Matthew Arnold’s 'Dover Beach': Specimen of Modernity, Meditation and Elegiac Tone

Matthew Arnold’s Dover Beach (1867) is a finest specimen of modernity,  meditation and elegiac tone. Arnold’s Dover Beach presents the ephemeral human feeling of sadness through the image of the sea. Though a dramatic monologue, Dover Beach presents Arnold’s philosophy of life. In his essay The Study of Poetry Arnold uses the two words ‘poetry’ and ‘criticism’. He boldly affirms that poetry should be a criticism of life. By the words ‘criticism of life’ Arnold means “the affairs of life”. And by the word ‘poetry’ he means ‘poetic beauty.’ So the expression ‘criticism of life’ means poetic beauty and poetic truth. In other words, every good poem, according to Arnold, must be a reflection of life diffusing the poetic beauty and poetic truth. In no way, poetry should be divorced form life. Arnold’s Dover Beach stands out as a glaring manifestation of this criticism of life in the form of poetry.

The poem begins with a beautiful description of nocturnal beauty:
 “The sea is calm to-night
The tide is full, the moon lies fair 
 Upon the straits;......”.
 Presumably, the poet is overwhelmed by the fascinating beauty of the landscape, the seascape and skyscape. He asks the lady love to come to the window and enjoy the sweetness of the surrounding:
“Sweet is the night-air!”

But at the next moment, Arnold returns to his own self and feels the inherent meaning of the grating roar of pebbles which the waves draw back and fling. Though the landscape is externally beautiful, Arnold can penetrate the outward and sees the meaning of life within. He can hear the eternal note of Sadness in:
“Listen! you hear the grating roar
Of pebbles which the waves draw back, and fling,
At their return, up the high strand,
Begin, and cease, and then again begin,
With tremulous cadence slow, and bring
The eternal note of sadness in.”

In the next stanza, this note of pensive melancholy gets the upper hand, unfolding Arnold’s essentially classical bent of mind. He immediately plunges into the world of the great Greek poet Sophocles who in his great tragedies articulates the harrowing spectacles of human suffering. The poet thinks that as he now stands on the sea shore of Dover and listens to the “Sad music of humanity”, Sophocles too might have stood on the profound tragic thought to shape his great tragedies like Antigone, Oedipus the king etc. Here the suggestion uppermost is that suffering and human life is, as if wedded to each other from long antiquity. Here Arnold echoes the message of Goethe who declares that the other name of life is suffering. So also is the case with Sophocles for whom misery and human situation in this sordid earth are synonymous. Physically the poet stands on the Dover Beach and upon which the moon shines fairly. But the moment he hearts the ‘tremulous cadence’ created by the constant proceeding and reseeding of the pebbles, he can realize the underlying tragic import of every human situation. The‘turbid ebb and flows’ of human-miseries was first felt by Sophocles whom Arnold adores and admires as champion of the classical poets in portraying human misery in his poetry. This is how, Arnold finds a close affinity between himself and this great Greek scholar in realizing the meaning of life and articulating the same in poetry.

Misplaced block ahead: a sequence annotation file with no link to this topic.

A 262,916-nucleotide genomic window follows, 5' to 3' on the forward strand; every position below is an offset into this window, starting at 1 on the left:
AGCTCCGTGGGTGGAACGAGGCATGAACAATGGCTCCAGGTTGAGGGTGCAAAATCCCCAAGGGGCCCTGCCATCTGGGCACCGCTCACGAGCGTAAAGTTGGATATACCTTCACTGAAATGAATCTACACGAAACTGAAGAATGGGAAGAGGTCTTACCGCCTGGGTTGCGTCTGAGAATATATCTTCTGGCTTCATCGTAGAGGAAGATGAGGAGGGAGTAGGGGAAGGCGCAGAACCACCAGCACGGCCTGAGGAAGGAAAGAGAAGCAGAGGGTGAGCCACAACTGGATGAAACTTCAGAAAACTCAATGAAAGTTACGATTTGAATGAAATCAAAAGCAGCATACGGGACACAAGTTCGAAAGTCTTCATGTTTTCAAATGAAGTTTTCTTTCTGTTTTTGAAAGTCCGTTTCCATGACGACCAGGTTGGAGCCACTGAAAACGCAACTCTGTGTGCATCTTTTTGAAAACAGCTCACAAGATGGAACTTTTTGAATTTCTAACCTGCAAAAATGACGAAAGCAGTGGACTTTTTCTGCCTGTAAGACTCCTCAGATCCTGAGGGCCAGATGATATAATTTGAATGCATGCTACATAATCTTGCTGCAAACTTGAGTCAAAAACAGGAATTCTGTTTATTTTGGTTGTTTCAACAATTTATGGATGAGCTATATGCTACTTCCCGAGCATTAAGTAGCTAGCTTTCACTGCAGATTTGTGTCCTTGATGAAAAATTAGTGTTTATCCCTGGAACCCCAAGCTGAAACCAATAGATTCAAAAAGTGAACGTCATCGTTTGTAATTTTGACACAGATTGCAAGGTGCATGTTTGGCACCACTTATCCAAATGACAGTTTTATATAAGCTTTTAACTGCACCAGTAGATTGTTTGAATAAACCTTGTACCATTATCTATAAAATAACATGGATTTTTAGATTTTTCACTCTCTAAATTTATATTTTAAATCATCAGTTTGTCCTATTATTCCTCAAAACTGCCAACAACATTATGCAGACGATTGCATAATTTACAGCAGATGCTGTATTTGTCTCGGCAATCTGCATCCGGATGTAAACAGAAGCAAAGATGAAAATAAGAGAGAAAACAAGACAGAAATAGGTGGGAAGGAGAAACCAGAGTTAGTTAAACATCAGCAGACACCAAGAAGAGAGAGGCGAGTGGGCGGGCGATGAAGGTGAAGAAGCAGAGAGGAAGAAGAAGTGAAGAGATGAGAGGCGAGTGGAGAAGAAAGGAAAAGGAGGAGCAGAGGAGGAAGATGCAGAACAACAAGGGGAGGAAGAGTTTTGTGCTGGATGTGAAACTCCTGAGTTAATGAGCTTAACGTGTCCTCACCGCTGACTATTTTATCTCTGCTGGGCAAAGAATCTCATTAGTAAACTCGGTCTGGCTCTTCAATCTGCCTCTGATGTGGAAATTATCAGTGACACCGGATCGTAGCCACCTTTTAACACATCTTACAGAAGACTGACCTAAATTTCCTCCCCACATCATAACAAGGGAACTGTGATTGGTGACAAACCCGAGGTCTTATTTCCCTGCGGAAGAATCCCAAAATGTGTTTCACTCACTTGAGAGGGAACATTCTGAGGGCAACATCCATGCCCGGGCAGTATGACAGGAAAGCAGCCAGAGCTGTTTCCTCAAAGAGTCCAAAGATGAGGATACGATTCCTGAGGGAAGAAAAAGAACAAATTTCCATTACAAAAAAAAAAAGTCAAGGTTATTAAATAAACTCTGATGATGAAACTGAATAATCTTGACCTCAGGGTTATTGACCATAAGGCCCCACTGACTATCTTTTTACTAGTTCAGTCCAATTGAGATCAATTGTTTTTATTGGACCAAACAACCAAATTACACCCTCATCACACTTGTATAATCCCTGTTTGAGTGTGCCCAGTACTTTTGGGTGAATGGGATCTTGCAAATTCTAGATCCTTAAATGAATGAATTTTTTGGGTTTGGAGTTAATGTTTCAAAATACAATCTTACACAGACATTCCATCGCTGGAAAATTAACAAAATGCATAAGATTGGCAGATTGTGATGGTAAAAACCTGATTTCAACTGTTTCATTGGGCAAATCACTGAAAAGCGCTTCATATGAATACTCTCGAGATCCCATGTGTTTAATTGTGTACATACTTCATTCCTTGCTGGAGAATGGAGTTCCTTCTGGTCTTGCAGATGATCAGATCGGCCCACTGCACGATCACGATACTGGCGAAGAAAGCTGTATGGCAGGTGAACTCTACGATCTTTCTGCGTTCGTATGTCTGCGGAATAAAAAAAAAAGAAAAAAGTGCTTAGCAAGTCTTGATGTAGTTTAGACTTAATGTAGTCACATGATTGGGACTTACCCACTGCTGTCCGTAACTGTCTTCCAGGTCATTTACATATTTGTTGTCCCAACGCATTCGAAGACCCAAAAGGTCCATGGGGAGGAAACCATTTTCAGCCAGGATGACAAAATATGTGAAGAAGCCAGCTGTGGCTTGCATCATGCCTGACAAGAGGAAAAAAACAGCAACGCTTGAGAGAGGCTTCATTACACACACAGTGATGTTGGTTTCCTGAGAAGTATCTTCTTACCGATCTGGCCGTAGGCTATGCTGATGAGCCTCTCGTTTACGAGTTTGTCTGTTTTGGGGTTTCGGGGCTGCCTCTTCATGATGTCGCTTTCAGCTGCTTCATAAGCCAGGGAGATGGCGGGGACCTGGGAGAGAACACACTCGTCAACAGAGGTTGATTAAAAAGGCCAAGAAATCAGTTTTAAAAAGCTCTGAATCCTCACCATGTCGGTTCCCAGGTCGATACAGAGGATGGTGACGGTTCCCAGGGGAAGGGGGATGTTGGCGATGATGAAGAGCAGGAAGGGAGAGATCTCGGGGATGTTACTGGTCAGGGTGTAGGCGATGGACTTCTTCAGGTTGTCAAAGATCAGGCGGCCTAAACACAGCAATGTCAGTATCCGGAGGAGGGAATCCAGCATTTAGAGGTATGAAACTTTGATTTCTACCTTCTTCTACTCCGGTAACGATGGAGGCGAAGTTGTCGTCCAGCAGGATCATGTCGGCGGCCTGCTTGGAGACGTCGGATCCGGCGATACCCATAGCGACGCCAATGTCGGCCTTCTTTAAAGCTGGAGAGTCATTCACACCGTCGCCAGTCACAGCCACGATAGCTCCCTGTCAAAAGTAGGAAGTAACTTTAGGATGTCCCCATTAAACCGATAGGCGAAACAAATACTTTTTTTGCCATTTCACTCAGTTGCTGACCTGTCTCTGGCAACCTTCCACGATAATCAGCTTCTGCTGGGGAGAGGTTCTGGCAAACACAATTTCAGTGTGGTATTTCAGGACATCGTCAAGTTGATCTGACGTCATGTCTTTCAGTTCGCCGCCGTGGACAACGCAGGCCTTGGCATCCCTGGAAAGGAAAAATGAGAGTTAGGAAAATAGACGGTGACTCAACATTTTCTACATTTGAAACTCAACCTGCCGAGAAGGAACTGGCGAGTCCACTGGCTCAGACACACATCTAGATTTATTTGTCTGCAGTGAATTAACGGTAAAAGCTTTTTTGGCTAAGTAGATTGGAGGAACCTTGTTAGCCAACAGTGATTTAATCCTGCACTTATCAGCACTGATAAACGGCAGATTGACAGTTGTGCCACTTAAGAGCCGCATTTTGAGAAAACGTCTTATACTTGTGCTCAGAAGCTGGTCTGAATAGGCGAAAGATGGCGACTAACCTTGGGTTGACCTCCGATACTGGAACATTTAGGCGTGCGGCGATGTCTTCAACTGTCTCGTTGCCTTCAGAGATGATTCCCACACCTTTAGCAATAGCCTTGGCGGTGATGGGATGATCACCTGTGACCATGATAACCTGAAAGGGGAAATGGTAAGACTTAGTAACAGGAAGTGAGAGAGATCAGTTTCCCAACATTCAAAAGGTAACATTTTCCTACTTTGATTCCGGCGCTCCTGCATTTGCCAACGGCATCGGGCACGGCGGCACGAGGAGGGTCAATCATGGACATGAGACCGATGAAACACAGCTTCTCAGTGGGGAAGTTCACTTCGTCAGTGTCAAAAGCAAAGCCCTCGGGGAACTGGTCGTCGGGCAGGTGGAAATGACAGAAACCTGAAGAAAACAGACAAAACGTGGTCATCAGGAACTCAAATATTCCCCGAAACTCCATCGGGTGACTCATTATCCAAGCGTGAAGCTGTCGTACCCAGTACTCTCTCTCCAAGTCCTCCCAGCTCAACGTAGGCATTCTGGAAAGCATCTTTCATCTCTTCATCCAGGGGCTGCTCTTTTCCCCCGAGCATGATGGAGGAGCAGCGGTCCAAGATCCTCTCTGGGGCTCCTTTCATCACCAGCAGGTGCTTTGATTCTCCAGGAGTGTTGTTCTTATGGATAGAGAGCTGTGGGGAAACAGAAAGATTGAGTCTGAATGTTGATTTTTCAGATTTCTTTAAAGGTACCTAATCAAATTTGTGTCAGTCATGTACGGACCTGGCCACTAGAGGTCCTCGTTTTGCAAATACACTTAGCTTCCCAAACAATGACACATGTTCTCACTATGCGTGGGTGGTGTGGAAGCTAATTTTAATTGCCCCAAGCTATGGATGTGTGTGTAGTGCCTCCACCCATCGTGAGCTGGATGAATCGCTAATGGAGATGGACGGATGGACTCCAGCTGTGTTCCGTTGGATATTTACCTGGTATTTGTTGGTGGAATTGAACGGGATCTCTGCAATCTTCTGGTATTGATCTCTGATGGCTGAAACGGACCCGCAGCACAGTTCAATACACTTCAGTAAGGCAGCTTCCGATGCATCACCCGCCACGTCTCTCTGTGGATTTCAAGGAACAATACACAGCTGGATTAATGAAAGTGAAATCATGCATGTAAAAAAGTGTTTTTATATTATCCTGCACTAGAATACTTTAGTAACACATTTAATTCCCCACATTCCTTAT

Sea of Sadness
The third stanza of the poem provides a scatting criticism of society Arnold lives in. Arnold is a brilliant exponent of the late Victorian society. But he is not a Browning or Tennyson who finds faith in life. Contrary to faith and optimism, it is pessimism- deep and dark that shapes and colours Arnold’s philosophy of life. The later of Victorian society is marked by a vehement crisis of confidence. Symbolically, it presents a state of chaos and disorder in the state of affairs. The old social order based on religion, conviction and dogma passes away and a new social order yet to be born. Unlike Wordsworth who considers nature as mother and guide, Arnold being awfully disturbed by the acute spiritual crisis of the people of the age hears only melancholy strain of nature:
“But now I only hear
Its melancholy, long, withdrawing roar.”

This earth, however beautiful, ceases to appear to the poet. On the other hand it brings in a message of hopelessness and blank despair. Even the night wind seems to be a dirge to Arnold. In such an atmosphere of complete negation and ennui the poet seeks to find a shape, anchorage in love:
“Ah, love let us be true
To one another! For the world, which seems.”

Addressing the beloved the poet-speaker stresses the trueness and constancy in love which may afford him sort of solace and comfort, for he finds hope nowhere. The world lies before him looks like a land of dream, ready to deceive its dwellers:
“So various, so beautiful, so new
Hath really neither joy, nor love, nor light
Nor certitude nor peace nor help for pain.”

With the faith withered away, men during Arnold’s time have become devoid of any love or ‘joy’ or intellectual  ‘en-light’. What dominate the mental ethos of a Victorian man is incertitude, ignorance and restlessness. This human situation of late Victorian society is best articulated in the last lines.  

In the concluding remark, we can remember what Stefan Collani says about  Dover Beach that the whole poem popularly bears some stock explanations which are difficult to supersede. However, the overall tone is elegiac meditation and the treatment is purely modern surpassing Victorian time.